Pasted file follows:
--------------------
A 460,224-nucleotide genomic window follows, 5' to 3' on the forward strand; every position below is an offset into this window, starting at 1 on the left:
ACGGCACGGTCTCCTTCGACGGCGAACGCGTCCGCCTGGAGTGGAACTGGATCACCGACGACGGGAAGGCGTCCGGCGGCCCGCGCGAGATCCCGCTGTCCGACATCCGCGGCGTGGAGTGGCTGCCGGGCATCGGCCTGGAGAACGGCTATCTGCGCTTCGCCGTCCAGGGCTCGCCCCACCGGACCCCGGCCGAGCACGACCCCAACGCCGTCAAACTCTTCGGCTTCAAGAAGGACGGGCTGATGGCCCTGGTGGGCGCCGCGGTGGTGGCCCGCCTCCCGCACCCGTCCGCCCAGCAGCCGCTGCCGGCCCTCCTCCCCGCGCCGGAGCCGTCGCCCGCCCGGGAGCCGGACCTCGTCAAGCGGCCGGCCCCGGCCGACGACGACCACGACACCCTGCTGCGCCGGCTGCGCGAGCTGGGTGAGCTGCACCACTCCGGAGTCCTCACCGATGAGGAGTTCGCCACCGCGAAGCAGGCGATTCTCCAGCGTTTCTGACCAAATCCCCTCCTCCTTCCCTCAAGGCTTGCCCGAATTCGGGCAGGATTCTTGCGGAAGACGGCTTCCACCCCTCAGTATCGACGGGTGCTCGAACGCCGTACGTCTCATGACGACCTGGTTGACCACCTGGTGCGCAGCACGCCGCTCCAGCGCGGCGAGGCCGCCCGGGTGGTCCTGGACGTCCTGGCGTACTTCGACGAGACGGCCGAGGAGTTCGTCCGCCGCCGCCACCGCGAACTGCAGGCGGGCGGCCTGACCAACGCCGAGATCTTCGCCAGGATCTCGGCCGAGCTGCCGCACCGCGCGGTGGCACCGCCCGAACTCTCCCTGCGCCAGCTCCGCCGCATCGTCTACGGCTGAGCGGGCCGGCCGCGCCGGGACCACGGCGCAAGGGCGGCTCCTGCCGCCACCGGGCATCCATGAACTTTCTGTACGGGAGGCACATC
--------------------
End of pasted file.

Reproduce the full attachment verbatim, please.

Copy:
A 460,224-nucleotide genomic window follows, 5' to 3' on the forward strand; every position below is an offset into this window, starting at 1 on the left:
ACGGCACGGTCTCCTTCGACGGCGAACGCGTCCGCCTGGAGTGGAACTGGATCACCGACGACGGGAAGGCGTCCGGCGGCCCGCGCGAGATCCCGCTGTCCGACATCCGCGGCGTGGAGTGGCTGCCGGGCATCGGCCTGGAGAACGGCTATCTGCGCTTCGCCGTCCAGGGCTCGCCCCACCGGACCCCGGCCGAGCACGACCCCAACGCCGTCAAACTCTTCGGCTTCAAGAAGGACGGGCTGATGGCCCTGGTGGGCGCCGCGGTGGTGGCCCGCCTCCCGCACCCGTCCGCCCAGCAGCCGCTGCCGGCCCTCCTCCCCGCGCCGGAGCCGTCGCCCGCCCGGGAGCCGGACCTCGTCAAGCGGCCGGCCCCGGCCGACGACGACCACGACACCCTGCTGCGCCGGCTGCGCGAGCTGGGTGAGCTGCACCACTCCGGAGTCCTCACCGATGAGGAGTTCGCCACCGCGAAGCAGGCGATTCTCCAGCGTTTCTGACCAAATCCCCTCCTCCTTCCCTCAAGGCTTGCCCGAATTCGGGCAGGATTCTTGCGGAAGACGGCTTCCACCCCTCAGTATCGACGGGTGCTCGAACGCCGTACGTCTCATGACGACCTGGTTGACCACCTGGTGCGCAGCACGCCGCTCCAGCGCGGCGAGGCCGCCCGGGTGGTCCTGGACGTCCTGGCGTACTTCGACGAGACGGCCGAGGAGTTCGTCCGCCGCCGCCACCGCGAACTGCAGGCGGGCGGCCTGACCAACGCCGAGATCTTCGCCAGGATCTCGGCCGAGCTGCCGCACCGCGCGGTGGCACCGCCCGAACTCTCCCTGCGCCAGCTCCGCCGCATCGTCTACGGCTGAGCGGGCCGGCCGCGCCGGGACCACGGCGCAAGGGCGGCTCCTGCCGCCACCGGGCATCCATGAACTTTCTGTACGGGAGGCACATC